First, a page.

Top-Water Retrieves for Smallies
Question: What is the best way to work a popper in rivers? Most of my experience fishing for smallmouth bass is in lakes. How is it different?
Good one, Byron! The answer to your question will put a lot more smallies onto MIDCURRENT readers’ poppers and hair bugs. Regarding how to work a bass popper, there’s a load of confusion out there; I believe much of it comes from how differently a floating fly is worked for smallmouth bass than for largemouth bass.
For largemouths, the retrieve is slow: starting with a slap-down or gurgle of the fly or both, then a long quiet pause, and so on. It’s not always that way—I’ve encountered lakes full of largemouth bass agreeing to take floating flies only if they’re tugged and tugged to lurch ahead, constantly in motion. But normally, in my long experience with largemouths, a popper or floating hair bug worked patiently catches best.
Smallies are another matter—they haven’t much time to fool around with a popper, apparently. They do have some time, though, and they take it. Here’s my standard formula for retrieving a hair bug or a popper for smallmouth bass in rivers:
- Give the fly a tug immediately after it lands (or if it lands hard, just leave it at that).
- Wait three to four seconds as the fly rests motionless, and then give it another tug. (I count the seconds by saying, “One-one thousand, two-one thousand. . .”)
- Three or four seconds later, another tug. And so on.
If you wait only a second between tugs, or wait not at all and keep the bug lurching ahead without pause, a smallmouth will probably look it over and then swim off without ever touching it. If you let the bug lie still for ten seconds or longer, same result.
Of course, it’s also possible that if you go out and fish a popper too quickly or too slowly according to my recommendations, your smallies will pile all over it, just to make me look incompetent. Smallmouths—all fish—are an ornery lot. But I’ve looked incompetent before. No biggie.
Remember that a tug of the fly should create a soft gurgle or chug—it should not come off as a detonation. You’re trying to tempt a bass, arouse its curiosity. Traumatizing it won’t accomplish either.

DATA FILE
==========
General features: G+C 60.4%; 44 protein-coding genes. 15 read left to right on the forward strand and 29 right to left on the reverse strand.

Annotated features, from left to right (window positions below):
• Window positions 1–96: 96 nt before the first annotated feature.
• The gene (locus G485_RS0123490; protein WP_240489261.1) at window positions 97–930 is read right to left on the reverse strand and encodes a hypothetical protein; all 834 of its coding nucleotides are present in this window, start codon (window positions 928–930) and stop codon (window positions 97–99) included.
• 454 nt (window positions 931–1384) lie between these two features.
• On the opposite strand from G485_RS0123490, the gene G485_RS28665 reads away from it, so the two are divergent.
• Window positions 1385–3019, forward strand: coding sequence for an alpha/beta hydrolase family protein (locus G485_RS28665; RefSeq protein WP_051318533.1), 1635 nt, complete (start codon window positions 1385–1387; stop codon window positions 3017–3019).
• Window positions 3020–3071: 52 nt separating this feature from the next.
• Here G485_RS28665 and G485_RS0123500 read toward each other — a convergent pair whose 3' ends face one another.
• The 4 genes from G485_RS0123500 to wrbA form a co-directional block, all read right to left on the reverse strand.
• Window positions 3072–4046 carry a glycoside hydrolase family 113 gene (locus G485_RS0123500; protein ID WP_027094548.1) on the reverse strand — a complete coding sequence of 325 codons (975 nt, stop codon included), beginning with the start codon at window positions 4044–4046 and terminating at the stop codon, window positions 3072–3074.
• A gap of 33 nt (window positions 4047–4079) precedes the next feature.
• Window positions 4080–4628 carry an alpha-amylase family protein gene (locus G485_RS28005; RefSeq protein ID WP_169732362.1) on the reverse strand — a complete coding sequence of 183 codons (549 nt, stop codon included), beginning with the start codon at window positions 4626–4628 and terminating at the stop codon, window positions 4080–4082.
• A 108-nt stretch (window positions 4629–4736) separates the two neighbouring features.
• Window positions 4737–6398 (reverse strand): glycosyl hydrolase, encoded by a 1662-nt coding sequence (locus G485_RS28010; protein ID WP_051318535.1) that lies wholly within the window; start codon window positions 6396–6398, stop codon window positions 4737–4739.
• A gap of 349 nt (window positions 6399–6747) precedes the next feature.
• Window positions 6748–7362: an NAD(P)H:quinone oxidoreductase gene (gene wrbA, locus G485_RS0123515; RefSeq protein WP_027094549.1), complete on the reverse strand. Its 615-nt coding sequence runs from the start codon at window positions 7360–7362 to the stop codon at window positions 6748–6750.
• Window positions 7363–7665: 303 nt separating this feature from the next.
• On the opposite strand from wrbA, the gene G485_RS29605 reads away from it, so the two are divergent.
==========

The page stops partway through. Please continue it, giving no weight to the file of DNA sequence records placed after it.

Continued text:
Now my confession: I’m far more experienced in stream smallmouth fishing than with the lake variety. I am diligently trying to log more smallie-lake time—and I have fished smallmouth lakes in several states, so I’m no newbie at this business. Anyway, what I have found regarding retrieves for hair bugs and poppers is that, river or lake regardless, a smallmouth is still a smallmouth. That is, I use the very same floating-fly retrieve for smallmouths in both flowing and standing waters. And in both, it keeps working.
I suppose the main difference between fishing a popper in lakes as opposed to streams lies in where I drop the fly. In a stream, currents force smallies to make practical decisions about where they hold, so they find places where food is, where predators have trouble getting at them, and where flows are comfortable—under and alongside boulders and logs, in and around beds of water-plants, at the tail-outs of pools, and alongside that triangle of choppy current feeding into the heads of pools, etc., etc. And streams, in comparison with lakes, aren’t very deep.
That said, smallies are bold. They’ll go into places—such as flat, wide-open, clear-water shallows and side channels—that would scare a trout out of his wits. So don’t count on river smallies to always cower in the safer parts of streams.
In lakes, there is no current. And lakes on average go much deeper than streams. So lake smallmouths spend a lot of time down where they likely won’t even notice a floating fly. Still, lake smallies like the shallows. They may slide up over a rocky shoal to hunt, chase around beds of aquatic weeds, linger around a rock shelf four feet down. So when I fish a popper or hair bug for lake smallmouths, I usually fish the edges; I look for rock, boulders, weed-beds, and such. All shallow stuff. And then I put my bug up next to cover or just out onto water that’s two, three, or four feet deep.
That’s when I tug, then count: “One-one thousand, two-one thousand, three-one thousand, four….